Each year, Eumseong, a city in Chungcheongbuk-do, South Korea, holds a Pumba Festival. (Fun fact: this is where United Nations Secretary-General Ban Ki-moon is from.) “Pumba,” which doesn’t relate to The Lion King ( you will hear this joke ad nauseum from the expat community), means “beggar” or “vagabond.” Historically, back when Korea was poor, pumbas would roam the country.
As with most festivals in Korea, there is a parade with people dressed in very colorful, almost clown-like outfits, with their faces painted. There were gakseori, people who perform traditional dances and play musical instruments. There was also a “beggar opera” in an open-air auditorium that was packed with people.
In the beginning, I confess I had misgivings, because having lived in and visited developing countries and impoverished areas, I had no inclination to “celebrate” poverty. But during the festival, I realized that it was really more of a joyful occasion that got everyone in the province together, young and old alike. And like most festivals in Korea, it has to hearken back to something historic. As South Korea is one of the most developed countries in the world, this is a tradition that to me resembles a cross between a mime festival and Mardi Gras. In a country that celebrates perfect porcelain skin, it was refreshing to see brightly colored faces.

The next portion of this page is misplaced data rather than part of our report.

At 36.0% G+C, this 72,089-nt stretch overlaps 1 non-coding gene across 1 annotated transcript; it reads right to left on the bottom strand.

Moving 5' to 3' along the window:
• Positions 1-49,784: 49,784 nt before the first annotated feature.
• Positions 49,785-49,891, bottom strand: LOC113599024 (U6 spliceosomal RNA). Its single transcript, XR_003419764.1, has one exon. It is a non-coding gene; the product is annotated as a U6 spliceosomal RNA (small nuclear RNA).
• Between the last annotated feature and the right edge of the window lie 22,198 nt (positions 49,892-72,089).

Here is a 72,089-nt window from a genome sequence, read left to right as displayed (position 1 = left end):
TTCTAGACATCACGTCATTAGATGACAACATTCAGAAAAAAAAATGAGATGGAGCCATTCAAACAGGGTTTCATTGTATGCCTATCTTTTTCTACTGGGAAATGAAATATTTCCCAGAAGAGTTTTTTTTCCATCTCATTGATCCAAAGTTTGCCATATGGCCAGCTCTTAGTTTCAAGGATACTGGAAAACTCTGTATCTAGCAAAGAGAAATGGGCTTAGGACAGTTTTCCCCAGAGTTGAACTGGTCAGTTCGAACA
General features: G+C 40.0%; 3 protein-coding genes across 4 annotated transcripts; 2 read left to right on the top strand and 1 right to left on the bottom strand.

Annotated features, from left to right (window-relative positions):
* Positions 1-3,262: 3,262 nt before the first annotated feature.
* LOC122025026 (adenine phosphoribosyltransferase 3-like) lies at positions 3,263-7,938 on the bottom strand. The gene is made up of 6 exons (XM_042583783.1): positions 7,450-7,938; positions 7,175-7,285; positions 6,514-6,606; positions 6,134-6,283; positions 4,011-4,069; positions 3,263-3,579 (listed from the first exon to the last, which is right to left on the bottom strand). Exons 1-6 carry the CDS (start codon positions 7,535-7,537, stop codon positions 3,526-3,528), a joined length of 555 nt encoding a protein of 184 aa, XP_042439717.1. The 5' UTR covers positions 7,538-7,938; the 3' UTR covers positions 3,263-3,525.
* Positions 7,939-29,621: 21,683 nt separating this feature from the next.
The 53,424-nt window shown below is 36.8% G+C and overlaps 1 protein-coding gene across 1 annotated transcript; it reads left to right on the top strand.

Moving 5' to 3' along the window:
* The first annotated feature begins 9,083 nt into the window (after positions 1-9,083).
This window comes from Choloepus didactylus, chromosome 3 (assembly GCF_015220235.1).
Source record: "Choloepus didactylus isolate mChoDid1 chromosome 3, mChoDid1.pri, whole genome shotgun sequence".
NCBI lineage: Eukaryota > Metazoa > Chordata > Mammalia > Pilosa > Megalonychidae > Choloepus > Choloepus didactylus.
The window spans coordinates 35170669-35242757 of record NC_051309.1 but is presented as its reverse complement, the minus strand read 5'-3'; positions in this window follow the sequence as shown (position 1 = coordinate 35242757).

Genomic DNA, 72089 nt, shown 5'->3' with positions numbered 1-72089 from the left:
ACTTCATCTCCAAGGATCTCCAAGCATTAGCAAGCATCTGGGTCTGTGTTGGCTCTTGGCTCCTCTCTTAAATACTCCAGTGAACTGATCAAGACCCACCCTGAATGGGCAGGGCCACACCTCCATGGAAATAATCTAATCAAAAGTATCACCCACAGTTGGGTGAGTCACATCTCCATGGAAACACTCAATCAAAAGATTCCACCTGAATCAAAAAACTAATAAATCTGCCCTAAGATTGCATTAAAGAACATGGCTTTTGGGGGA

Also, as a modern “vagabond” myself, I do kind of relate to this idea of moving around and having to entertain people and struggling to survive.
If anything, the most unsettling part of the experience was this army of ajusshi and some ajumma who were decked in hiking gear and DSLR cameras, taking photos of the costumed people who were mostly foreigners like me. Apparently, there was a 1-million won prize for the best photograph. And so we were followed by paparrajusshi all afternoon.
They could get quite aggressive and would dive in the strangest positions that I believe yielded the most unflattering shots. I mean, come on.
And so I wanted to turn the tables and took a lot of photos of them. Like so.
I didn’t really mind, since most were friendly. However, I only posed for one. An ajumma. I don’t get the impression that women here have a lot of rights. I hope she wins the million won.